I get your point about SYTYCD but I am not seeing it in the broader non-pop-culture in all contexts. Or maybe I’m totally misinterpreting your thesis. That is possible given my state of mind after eating a salad covered in ancient ranch dressing. Oh the lovely runs……..

  6. Greta Christina says

    Unequal attire is the cultural norm but does it necessarily lead to objectification?

    ragdish @ #6: Necessarily? No. I’m not talking about individual examples of this. I’m talking about an overall cultural trend. I’m saying that the perception of women as sex objects primarily or solely valued for our appearance or sexual attractiveness, and the expectation and pressure on us to dress accordingly, makes it more difficult to treat each other as equals. It makes it more difficult for men to see us as something other than objects and ornaments, and it makes it more difficult for us to see ourselves that way.

    You describe your conversation at this faculty dinner as one of intellectual equality. I would bet you dollars to donuts that men talked more than women; that men interrupted women more than they interrupted men and more than women interrupted men; that women’s ideas got ignored and then listened to when repeated by men; etc. These trends in conversation have been extensively documented. And I bet you dollars to donuts that women are under-represented in that faculty, especially at the higher levels, and especially in administration. Again, these trends have been extensively documented: if it isn’t happening in this faculty, it is a rare exception.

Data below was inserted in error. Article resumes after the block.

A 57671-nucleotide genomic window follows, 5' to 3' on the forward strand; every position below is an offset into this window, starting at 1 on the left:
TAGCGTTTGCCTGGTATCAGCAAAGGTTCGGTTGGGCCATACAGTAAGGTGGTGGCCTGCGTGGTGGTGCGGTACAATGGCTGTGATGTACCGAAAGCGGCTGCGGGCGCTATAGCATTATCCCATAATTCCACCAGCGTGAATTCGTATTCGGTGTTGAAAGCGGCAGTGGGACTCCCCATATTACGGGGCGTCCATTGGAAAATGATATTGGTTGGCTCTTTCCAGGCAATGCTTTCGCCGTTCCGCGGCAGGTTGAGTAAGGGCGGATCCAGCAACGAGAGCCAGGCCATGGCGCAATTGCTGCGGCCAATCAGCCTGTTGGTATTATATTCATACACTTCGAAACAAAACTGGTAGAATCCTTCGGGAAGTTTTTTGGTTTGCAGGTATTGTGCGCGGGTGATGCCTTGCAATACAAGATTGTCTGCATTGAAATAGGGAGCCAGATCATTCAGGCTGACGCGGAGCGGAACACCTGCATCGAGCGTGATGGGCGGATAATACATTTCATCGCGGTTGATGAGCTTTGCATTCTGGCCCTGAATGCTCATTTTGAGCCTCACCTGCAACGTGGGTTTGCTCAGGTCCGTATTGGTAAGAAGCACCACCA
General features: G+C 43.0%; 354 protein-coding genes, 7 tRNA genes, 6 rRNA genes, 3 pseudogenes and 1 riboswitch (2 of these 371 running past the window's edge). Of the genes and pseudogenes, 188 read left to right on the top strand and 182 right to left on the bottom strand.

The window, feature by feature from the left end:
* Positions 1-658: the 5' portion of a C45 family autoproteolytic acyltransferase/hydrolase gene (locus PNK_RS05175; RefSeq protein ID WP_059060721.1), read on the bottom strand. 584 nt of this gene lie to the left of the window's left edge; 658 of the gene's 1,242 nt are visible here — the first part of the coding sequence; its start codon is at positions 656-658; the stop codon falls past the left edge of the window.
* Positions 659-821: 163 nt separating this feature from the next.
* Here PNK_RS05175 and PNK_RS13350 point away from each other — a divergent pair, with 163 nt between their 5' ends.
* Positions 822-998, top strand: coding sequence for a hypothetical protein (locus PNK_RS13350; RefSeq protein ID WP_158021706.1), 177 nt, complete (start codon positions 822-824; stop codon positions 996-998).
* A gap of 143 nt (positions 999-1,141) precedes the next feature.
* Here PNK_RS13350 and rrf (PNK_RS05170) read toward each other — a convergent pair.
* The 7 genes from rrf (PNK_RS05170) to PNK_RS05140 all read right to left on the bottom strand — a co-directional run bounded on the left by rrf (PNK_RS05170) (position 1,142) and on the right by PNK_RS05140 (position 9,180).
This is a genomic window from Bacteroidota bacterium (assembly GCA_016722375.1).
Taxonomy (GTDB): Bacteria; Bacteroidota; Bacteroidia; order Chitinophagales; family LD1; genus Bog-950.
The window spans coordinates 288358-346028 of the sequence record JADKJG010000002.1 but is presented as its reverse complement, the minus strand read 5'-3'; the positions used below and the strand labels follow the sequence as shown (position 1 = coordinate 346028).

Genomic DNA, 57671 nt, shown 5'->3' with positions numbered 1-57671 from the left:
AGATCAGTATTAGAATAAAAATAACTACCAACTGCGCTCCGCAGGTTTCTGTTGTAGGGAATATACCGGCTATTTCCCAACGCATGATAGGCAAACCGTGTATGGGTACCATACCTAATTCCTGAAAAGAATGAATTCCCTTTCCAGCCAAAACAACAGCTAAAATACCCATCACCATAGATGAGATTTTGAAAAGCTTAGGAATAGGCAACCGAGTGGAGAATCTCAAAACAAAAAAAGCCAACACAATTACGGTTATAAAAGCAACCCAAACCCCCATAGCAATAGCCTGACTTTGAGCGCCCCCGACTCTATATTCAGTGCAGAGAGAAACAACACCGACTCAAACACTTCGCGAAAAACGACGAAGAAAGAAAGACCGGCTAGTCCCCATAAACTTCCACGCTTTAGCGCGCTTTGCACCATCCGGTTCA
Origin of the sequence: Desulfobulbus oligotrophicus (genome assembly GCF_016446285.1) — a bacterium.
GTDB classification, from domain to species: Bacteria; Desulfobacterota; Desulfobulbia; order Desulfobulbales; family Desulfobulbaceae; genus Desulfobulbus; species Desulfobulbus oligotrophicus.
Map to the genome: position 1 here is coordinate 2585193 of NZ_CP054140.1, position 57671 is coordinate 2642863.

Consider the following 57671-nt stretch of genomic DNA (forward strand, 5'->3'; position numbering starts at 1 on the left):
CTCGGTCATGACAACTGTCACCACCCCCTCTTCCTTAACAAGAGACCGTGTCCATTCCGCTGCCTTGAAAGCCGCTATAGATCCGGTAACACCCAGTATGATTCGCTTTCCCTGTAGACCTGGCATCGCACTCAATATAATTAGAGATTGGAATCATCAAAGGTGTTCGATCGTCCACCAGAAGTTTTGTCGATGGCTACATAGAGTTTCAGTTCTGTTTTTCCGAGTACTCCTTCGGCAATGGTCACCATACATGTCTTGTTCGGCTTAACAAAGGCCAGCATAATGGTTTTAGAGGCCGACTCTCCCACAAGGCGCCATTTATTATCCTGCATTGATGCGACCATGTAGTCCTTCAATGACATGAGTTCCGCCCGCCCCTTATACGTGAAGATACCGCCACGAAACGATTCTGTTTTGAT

Inequality in attire is far from the only thing contributing to sexism, and it’s far from the only sign of it. But it’s one of the things, and it’s worth documenting.

  7. says

    Hmm. There is the cultural expectation that women should make themselves attractive, but that, for most cases, men just don’t have to. In less formal situations, like a beach, unless you go some place where full on nudity is allowed, men are “allowed” to be just about as undressed as you can get, while women have to cover (and, yes, that includes men’s “speedos”, or the like, vs. bikinis). The rules are all over the damn map, and all of them are based on the guys not needing to give a damn, or not as much of one, about their appearance, nor being harassed for breaking the rules, what ever those rules actually are, given the situation. But, for me, even “topless”, by itself, isn’t “nude”, which makes talking about how much more “naked” someone is than someone else just… not making sense to me.